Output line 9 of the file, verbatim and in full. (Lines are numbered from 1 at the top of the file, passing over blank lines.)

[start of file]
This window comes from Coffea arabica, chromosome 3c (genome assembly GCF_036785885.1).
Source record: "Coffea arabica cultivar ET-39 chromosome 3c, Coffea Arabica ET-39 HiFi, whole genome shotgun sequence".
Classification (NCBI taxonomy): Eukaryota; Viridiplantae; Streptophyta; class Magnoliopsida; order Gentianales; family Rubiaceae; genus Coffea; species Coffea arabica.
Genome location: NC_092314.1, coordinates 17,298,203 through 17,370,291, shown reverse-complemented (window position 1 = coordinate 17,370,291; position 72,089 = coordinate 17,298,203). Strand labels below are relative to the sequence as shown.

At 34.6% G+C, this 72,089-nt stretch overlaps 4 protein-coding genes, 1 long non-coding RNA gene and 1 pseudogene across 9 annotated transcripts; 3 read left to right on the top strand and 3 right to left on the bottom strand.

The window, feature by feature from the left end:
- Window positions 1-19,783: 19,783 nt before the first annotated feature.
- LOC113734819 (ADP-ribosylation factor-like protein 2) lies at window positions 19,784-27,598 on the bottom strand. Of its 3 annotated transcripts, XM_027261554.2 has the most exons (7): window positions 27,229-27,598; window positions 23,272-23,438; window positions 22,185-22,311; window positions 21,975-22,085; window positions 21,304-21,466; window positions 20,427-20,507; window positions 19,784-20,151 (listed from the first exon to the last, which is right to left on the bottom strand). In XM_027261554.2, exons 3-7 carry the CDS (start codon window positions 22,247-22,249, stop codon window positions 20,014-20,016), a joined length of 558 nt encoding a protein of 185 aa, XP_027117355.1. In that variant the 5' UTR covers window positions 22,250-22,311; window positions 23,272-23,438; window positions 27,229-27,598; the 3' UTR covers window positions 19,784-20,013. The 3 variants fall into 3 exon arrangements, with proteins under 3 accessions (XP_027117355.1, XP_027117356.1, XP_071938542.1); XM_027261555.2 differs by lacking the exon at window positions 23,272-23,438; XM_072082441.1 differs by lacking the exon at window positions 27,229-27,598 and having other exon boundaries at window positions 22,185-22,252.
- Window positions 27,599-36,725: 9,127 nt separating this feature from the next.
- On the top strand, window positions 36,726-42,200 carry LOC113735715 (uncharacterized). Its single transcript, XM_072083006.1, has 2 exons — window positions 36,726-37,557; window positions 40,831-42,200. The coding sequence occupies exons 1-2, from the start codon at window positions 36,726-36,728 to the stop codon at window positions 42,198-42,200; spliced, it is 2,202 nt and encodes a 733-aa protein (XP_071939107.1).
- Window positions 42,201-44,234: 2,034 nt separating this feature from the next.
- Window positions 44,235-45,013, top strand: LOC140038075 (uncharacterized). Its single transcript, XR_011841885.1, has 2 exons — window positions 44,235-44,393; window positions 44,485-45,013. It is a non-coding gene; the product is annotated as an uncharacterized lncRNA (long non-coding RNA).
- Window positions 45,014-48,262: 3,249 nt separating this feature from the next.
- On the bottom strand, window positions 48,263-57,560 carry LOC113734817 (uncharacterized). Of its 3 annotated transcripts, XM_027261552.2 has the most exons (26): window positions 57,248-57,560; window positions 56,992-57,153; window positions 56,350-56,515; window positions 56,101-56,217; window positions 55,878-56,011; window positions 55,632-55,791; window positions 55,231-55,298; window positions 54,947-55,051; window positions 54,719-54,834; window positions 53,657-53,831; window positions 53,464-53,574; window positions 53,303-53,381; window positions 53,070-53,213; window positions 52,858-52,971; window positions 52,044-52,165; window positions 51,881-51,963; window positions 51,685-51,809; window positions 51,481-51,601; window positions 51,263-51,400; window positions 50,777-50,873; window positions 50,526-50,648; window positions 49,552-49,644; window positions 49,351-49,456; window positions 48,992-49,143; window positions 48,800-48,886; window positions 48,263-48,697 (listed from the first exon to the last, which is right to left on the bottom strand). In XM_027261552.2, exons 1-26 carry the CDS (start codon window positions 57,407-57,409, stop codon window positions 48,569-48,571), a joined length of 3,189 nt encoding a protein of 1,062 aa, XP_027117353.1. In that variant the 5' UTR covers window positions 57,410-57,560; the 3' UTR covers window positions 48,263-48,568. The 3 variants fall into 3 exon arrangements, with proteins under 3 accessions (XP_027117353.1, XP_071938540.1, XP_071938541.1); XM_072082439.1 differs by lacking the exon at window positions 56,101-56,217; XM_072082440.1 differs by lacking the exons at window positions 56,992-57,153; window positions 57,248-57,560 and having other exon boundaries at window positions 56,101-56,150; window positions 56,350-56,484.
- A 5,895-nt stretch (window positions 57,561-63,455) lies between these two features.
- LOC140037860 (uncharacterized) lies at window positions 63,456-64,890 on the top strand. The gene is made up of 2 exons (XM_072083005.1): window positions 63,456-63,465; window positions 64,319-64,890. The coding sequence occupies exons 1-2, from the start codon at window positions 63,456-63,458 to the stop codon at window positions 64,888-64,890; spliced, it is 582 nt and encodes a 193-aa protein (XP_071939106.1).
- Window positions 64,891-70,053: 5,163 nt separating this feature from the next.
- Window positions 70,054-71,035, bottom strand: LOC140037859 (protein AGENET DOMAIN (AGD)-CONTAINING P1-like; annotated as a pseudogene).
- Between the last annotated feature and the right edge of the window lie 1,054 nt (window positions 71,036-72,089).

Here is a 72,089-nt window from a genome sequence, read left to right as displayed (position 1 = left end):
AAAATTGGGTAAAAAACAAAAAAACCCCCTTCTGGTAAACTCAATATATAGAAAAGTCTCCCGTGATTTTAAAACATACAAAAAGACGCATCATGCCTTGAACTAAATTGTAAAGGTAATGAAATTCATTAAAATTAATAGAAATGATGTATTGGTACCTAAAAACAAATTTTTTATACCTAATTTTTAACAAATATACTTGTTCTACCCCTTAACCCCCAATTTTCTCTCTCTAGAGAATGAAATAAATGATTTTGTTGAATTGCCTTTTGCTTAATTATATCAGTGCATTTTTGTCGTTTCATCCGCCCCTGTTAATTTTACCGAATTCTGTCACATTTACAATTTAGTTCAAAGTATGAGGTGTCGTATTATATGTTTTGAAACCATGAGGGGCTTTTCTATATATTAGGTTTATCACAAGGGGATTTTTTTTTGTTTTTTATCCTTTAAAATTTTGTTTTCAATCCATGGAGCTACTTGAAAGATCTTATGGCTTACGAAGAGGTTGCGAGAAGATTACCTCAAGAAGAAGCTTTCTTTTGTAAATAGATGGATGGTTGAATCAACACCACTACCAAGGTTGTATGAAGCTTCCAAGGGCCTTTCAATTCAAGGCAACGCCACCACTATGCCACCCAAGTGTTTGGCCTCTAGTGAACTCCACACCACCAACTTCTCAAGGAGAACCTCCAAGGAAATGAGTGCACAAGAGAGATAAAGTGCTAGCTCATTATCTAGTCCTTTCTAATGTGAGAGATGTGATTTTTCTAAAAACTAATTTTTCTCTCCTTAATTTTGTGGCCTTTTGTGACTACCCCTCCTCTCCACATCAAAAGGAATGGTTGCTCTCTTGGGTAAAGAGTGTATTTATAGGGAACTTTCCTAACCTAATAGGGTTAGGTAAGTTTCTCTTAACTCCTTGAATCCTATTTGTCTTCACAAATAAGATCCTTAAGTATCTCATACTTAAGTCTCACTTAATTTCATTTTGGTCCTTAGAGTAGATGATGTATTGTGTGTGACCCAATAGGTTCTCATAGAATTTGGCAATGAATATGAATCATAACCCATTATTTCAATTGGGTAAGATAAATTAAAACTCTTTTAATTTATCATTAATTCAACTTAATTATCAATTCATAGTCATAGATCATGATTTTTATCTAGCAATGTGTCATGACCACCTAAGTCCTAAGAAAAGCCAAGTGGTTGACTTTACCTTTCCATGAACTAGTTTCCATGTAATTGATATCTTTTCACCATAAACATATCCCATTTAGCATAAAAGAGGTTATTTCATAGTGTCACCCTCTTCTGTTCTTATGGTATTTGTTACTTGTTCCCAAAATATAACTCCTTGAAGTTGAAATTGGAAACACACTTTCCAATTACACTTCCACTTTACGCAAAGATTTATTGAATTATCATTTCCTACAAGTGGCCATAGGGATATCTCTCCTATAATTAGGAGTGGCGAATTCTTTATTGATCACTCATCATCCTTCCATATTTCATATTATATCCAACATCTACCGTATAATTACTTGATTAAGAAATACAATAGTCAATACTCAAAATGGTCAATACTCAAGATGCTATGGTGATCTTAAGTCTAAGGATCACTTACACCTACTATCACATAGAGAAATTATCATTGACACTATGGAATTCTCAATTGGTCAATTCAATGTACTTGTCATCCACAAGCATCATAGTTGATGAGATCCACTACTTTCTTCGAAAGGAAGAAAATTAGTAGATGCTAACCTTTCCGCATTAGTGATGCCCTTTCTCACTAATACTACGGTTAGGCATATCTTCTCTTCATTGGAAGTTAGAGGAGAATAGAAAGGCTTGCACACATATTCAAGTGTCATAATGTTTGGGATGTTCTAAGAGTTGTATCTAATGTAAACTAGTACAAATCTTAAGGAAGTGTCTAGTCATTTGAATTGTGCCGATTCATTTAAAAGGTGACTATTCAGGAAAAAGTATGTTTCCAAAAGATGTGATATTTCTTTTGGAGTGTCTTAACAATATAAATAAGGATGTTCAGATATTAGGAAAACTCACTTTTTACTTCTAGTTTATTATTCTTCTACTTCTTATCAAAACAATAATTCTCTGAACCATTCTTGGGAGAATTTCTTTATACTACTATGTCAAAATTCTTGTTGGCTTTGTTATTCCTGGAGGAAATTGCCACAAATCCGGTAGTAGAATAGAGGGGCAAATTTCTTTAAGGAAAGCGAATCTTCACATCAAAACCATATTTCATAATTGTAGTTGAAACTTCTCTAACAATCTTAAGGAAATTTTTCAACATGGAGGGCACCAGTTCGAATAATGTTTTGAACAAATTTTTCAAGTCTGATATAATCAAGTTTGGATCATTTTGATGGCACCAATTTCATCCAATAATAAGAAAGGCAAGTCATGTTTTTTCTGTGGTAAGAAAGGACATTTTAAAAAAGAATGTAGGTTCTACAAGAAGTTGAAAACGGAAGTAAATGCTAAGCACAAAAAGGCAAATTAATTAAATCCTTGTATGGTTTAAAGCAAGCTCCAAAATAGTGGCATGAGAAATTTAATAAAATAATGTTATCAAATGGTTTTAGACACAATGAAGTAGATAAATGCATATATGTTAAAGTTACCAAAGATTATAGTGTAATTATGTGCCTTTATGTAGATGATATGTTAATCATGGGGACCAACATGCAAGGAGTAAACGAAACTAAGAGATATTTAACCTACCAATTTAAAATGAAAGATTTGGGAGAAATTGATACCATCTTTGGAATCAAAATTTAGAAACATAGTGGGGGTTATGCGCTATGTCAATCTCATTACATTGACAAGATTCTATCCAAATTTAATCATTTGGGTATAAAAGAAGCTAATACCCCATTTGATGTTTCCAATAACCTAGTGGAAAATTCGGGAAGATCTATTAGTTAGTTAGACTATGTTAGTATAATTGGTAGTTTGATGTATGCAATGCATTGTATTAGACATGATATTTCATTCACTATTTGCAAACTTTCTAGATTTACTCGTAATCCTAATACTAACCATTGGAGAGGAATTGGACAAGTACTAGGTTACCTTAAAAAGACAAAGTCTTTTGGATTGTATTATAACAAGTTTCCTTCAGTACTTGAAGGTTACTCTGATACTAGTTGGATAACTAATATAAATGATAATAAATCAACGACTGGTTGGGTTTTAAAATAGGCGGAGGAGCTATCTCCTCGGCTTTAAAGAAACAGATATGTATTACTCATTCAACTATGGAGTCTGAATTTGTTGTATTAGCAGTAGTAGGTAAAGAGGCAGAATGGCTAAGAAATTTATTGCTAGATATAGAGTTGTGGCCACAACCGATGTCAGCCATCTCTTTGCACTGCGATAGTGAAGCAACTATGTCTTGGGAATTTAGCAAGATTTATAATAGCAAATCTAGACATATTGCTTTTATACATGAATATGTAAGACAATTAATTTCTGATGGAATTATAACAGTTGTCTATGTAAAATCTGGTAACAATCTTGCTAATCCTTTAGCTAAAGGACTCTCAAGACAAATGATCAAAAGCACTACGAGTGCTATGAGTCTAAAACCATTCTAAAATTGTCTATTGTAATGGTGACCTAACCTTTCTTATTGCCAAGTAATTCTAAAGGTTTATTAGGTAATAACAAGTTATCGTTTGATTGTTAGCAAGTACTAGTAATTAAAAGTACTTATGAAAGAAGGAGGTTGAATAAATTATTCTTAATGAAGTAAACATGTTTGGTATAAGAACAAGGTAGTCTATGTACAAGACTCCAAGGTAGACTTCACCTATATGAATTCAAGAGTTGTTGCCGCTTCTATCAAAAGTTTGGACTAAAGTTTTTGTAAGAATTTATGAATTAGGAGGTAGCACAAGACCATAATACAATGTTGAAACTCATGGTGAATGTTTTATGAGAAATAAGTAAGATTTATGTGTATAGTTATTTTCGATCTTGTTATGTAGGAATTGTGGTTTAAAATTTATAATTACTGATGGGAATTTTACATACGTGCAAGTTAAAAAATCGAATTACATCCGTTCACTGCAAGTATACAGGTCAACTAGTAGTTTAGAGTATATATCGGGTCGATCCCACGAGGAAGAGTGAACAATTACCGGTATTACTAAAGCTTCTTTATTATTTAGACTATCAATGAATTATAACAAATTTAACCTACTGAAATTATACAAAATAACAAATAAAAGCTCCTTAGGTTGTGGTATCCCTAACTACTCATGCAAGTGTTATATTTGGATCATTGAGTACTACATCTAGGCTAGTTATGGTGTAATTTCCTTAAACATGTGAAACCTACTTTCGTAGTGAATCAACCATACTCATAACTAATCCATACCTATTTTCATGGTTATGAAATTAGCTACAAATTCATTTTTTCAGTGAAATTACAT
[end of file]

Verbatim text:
- Window positions 27,599-36,725: 9,127 nt separating this feature from the next.